There is a sense among many commentators that the United States is “becoming” more like Europe in that the government is growing beyond thresholds that could be reasonably financed by the private sector. Putting aside the merits of this view, the general description of the U.S. as “moving towards” Europe makes the distance left to be traveled seem farther than it really is. The graphic below, constructed from the International Monetary Fund (IMF) World Economic Outlook (WEO) data, compares the combined government-to-GDP ratio of the 17 countries that use the euro currency to the combined government-to-GDP ratio of the U.S.
Based solely on government outlays, the U.S. government is about 8 percentage points (or about 16%) smaller than that of the euro zone. However, this is not really an apples-to-apples comparison because it does not include the disparate accounting for health insurance premiums. In the euro zone, health insurance premiums are generally financed directly through taxation; in the U.S. employer-sponsored health insurance premiums are deducted from pay checks or contributed directly by employers. The net effect is to leave after-tax income lower to pay for health insurance.
Once accounting for the 5.6% of GDP (estimated from National Health Expenditures data) in employer-sponsored premium payments – but not out-of-pocket health expenditures or other private health care spending – total U.S. spending is nearly 47% of GDP. This is just 2 percentage points (or about 5%) less than for the euro zone. If one includes the $1 trillion annually in tax expenditures –government spending that counts as reduced revenue rather than government outlays – total government spending is already greater than in Europe. Even leaving aside tax expenditures, two percent of GDP is not a terribly big gap. Given the 20% increase in Federal spending since 2007, it is certainly not difficult to imagine an Obama Administration closing this gap (or exceeding it) by the middle of this decade.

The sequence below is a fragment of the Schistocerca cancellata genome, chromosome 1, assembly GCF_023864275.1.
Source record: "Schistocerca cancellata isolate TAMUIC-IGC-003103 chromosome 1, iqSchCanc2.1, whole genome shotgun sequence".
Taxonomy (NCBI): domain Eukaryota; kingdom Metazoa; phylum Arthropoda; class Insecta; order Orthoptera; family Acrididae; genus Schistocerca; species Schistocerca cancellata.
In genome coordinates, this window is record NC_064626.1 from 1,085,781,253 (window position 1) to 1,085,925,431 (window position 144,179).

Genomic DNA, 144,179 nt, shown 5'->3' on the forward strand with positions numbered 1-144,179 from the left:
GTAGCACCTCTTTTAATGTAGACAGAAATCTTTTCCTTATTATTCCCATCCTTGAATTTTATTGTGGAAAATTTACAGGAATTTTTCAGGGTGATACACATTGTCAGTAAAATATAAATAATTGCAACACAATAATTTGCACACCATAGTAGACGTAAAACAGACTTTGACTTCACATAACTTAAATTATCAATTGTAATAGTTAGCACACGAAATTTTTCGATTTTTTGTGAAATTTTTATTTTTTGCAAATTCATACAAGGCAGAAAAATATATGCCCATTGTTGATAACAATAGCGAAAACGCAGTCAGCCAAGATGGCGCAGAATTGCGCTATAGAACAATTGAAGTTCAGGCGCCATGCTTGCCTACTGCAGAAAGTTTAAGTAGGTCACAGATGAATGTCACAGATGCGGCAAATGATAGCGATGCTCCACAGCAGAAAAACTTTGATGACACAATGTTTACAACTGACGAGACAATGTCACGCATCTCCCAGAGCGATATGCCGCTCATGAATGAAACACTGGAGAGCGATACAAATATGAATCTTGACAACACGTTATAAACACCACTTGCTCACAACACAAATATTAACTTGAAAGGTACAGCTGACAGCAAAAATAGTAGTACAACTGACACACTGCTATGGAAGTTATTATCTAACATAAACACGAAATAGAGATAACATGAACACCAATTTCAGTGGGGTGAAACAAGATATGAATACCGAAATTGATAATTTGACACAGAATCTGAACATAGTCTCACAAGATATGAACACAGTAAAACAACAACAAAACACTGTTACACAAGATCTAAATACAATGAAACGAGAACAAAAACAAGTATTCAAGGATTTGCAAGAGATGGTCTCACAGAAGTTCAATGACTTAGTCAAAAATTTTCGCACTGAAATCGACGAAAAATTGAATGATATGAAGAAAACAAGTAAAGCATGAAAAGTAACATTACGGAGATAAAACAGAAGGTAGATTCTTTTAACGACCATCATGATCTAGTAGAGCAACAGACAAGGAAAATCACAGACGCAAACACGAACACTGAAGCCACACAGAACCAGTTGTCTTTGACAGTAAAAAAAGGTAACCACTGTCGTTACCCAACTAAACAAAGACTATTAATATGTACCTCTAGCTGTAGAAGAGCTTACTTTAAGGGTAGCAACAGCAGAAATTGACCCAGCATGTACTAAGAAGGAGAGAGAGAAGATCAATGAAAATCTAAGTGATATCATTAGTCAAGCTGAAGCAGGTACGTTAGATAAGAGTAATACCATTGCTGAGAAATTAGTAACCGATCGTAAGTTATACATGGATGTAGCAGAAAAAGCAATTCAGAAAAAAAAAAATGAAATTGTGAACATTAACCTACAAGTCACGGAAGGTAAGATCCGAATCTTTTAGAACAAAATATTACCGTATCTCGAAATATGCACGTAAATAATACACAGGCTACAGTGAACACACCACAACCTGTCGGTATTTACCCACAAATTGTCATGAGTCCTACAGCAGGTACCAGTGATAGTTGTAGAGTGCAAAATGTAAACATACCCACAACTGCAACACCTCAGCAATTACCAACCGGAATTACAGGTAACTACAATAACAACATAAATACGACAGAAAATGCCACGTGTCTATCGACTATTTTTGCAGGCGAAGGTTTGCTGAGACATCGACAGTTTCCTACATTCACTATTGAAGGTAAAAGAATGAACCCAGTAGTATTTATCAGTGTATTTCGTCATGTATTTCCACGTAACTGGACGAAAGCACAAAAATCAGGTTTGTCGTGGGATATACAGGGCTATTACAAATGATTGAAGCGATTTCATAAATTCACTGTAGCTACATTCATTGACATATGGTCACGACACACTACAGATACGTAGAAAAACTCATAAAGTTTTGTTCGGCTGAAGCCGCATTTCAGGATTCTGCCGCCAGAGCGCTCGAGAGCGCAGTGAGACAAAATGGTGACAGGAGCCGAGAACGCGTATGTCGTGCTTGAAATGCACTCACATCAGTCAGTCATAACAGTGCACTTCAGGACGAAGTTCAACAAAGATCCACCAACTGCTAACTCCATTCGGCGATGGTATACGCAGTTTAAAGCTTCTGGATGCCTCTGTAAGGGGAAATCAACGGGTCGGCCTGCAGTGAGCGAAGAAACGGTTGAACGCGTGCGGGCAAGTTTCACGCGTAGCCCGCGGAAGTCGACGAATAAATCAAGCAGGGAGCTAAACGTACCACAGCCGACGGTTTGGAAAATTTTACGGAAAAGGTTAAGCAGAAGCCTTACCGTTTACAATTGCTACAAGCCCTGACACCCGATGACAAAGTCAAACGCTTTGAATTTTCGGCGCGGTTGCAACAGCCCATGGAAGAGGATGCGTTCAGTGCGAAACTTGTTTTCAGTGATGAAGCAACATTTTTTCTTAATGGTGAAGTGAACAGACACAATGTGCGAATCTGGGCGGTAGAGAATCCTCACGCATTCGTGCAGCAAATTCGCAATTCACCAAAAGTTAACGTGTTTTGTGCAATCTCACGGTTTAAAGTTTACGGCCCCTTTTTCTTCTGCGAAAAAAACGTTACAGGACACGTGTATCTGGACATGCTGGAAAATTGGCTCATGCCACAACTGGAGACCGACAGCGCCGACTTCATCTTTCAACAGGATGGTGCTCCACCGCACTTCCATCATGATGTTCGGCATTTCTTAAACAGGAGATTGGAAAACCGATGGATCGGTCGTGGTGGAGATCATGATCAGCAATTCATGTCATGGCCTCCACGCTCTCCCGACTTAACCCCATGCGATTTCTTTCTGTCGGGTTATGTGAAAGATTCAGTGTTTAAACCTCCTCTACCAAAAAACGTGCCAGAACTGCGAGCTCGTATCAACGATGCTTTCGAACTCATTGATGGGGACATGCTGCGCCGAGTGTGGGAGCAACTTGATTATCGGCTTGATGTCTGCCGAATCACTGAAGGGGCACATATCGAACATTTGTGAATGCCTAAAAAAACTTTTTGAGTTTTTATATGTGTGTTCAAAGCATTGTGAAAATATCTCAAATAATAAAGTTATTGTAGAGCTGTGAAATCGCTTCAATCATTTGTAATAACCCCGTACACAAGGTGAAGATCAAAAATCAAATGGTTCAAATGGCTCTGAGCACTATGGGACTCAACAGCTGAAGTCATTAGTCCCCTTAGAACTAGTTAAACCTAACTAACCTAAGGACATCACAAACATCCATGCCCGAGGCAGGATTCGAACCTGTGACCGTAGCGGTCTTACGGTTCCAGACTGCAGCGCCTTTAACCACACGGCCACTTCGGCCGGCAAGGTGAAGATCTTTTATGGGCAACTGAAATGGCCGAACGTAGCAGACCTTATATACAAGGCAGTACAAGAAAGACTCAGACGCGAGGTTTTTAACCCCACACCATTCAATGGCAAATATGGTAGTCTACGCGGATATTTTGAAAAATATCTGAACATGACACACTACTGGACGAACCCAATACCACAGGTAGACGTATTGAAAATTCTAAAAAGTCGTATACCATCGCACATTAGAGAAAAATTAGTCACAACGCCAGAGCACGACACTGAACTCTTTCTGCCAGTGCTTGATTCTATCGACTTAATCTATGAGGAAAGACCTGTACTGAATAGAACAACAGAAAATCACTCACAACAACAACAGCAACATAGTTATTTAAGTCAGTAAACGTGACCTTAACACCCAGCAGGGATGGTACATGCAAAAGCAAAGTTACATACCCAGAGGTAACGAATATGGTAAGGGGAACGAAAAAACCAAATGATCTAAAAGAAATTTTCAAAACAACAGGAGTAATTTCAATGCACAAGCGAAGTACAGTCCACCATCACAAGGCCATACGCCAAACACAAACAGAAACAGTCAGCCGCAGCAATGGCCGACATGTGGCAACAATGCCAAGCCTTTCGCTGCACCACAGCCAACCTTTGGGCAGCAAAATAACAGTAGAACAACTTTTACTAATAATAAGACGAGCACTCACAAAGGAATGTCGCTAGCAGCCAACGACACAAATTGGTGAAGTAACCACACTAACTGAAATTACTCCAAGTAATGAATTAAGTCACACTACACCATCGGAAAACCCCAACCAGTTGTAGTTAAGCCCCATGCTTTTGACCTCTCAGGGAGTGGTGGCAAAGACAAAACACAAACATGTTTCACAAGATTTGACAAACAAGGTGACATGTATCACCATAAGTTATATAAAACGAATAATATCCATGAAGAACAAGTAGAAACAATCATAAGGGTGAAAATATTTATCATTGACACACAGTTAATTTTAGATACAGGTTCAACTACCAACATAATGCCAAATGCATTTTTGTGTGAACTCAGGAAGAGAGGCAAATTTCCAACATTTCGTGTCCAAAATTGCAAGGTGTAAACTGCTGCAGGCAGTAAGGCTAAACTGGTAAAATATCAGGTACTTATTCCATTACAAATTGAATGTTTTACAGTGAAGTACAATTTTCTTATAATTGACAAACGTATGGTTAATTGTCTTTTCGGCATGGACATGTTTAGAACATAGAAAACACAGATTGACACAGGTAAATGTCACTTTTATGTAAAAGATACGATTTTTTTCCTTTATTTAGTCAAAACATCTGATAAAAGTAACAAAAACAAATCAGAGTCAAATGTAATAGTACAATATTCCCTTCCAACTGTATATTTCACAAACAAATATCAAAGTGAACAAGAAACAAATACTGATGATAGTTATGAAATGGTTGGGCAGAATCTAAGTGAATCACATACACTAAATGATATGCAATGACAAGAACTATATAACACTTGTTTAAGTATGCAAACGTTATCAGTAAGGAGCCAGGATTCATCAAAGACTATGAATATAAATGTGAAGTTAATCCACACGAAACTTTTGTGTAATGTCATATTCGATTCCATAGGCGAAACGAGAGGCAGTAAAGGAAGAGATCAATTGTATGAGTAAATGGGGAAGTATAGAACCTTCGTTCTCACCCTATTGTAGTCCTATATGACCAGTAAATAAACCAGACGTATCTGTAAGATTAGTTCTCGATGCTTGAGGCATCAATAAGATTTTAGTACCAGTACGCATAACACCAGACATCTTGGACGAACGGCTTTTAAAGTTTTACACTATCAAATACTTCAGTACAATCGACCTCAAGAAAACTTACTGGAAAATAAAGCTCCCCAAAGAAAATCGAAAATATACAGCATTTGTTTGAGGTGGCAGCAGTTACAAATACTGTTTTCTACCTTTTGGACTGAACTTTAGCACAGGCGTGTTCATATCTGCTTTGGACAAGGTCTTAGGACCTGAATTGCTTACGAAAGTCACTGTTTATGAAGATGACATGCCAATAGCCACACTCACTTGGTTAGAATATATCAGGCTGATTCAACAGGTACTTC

Total government spending in the U.S. is also roughly equivalent to supposedly socialist economies like Sweden (Sweden is a member of the European Union, but not the 17-nation euro zone) and traditionally statist economies like Canada. The graph below compares total Swedish and Canadian government outlays as a share of GDP to total U.S. government spending in 2009 (the last year for which official data are available). If total U.S. spending remains at 2009 levels, by 2016 it will be 10% (or 4 percentage points) above Canada’s spending. It is important to note that this total excludes health insurance expenditures. Were employer-sponsored premiums included, total U.S. government spending plus employer-sponsored health premiums would be about 11 percentage points (25%) greater than Canada’s equivalent spending in 2016. Perhaps even more surprising, government spending plus health insurance would put total U.S. spending above Sweden’s projected 46% of GDP in 2016. Despite perceptions of Sweden as a socialist society, the IMF projects that between 1993 and 2016, the Swedes will have shrunk their government by 32% as a share of their economy. Recent research finds that once adjusting for tax subsidies and tax progressivity, U.S. government spending is comparable to Sweden in areas like total social welfare expenditure.